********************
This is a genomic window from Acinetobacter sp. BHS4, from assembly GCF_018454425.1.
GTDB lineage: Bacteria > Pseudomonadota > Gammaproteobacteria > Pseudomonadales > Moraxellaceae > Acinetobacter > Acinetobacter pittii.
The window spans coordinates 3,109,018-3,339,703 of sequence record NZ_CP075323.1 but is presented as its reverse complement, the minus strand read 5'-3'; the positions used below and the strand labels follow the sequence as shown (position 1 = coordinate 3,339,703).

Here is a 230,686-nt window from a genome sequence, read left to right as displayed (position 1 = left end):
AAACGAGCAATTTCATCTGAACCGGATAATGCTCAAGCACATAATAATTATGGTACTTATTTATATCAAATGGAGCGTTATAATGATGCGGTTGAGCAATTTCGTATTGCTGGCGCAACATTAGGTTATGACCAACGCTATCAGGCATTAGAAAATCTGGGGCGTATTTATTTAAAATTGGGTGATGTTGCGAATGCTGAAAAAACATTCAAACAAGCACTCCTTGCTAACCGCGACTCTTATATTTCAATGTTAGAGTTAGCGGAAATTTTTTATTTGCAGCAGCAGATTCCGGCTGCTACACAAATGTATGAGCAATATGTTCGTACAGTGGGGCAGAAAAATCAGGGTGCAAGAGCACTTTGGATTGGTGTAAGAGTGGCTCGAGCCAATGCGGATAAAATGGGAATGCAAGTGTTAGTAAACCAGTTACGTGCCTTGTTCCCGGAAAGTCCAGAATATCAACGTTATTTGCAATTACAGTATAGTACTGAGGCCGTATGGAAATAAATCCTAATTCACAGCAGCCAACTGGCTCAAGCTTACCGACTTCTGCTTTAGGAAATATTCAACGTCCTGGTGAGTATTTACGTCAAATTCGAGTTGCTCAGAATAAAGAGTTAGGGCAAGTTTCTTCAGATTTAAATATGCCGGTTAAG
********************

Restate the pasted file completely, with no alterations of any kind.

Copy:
This is a genomic window from Acinetobacter sp. BHS4, from assembly GCF_018454425.1.
GTDB lineage: Bacteria > Pseudomonadota > Gammaproteobacteria > Pseudomonadales > Moraxellaceae > Acinetobacter > Acinetobacter pittii.
The window spans coordinates 3,109,018-3,339,703 of sequence record NZ_CP075323.1 but is presented as its reverse complement, the minus strand read 5'-3'; the positions used below and the strand labels follow the sequence as shown (position 1 = coordinate 3,339,703).

Here is a 230,686-nt window from a genome sequence, read left to right as displayed (position 1 = left end):
AAACGAGCAATTTCATCTGAACCGGATAATGCTCAAGCACATAATAATTATGGTACTTATTTATATCAAATGGAGCGTTATAATGATGCGGTTGAGCAATTTCGTATTGCTGGCGCAACATTAGGTTATGACCAACGCTATCAGGCATTAGAAAATCTGGGGCGTATTTATTTAAAATTGGGTGATGTTGCGAATGCTGAAAAAACATTCAAACAAGCACTCCTTGCTAACCGCGACTCTTATATTTCAATGTTAGAGTTAGCGGAAATTTTTTATTTGCAGCAGCAGATTCCGGCTGCTACACAAATGTATGAGCAATATGTTCGTACAGTGGGGCAGAAAAATCAGGGTGCAAGAGCACTTTGGATTGGTGTAAGAGTGGCTCGAGCCAATGCGGATAAAATGGGAATGCAAGTGTTAGTAAACCAGTTACGTGCCTTGTTCCCGGAAAGTCCAGAATATCAACGTTATTTGCAATTACAGTATAGTACTGAGGCCGTATGGAAATAAATCCTAATTCACAGCAGCCAACTGGCTCAAGCTTACCGACTTCTGCTTTAGGAAATATTCAACGTCCTGGTGAGTATTTACGTCAAATTCGAGTTGCTCAGAATAAAGAGTTAGGGCAAGTTTCTTCAGATTTAAATATGCCGGTTAAG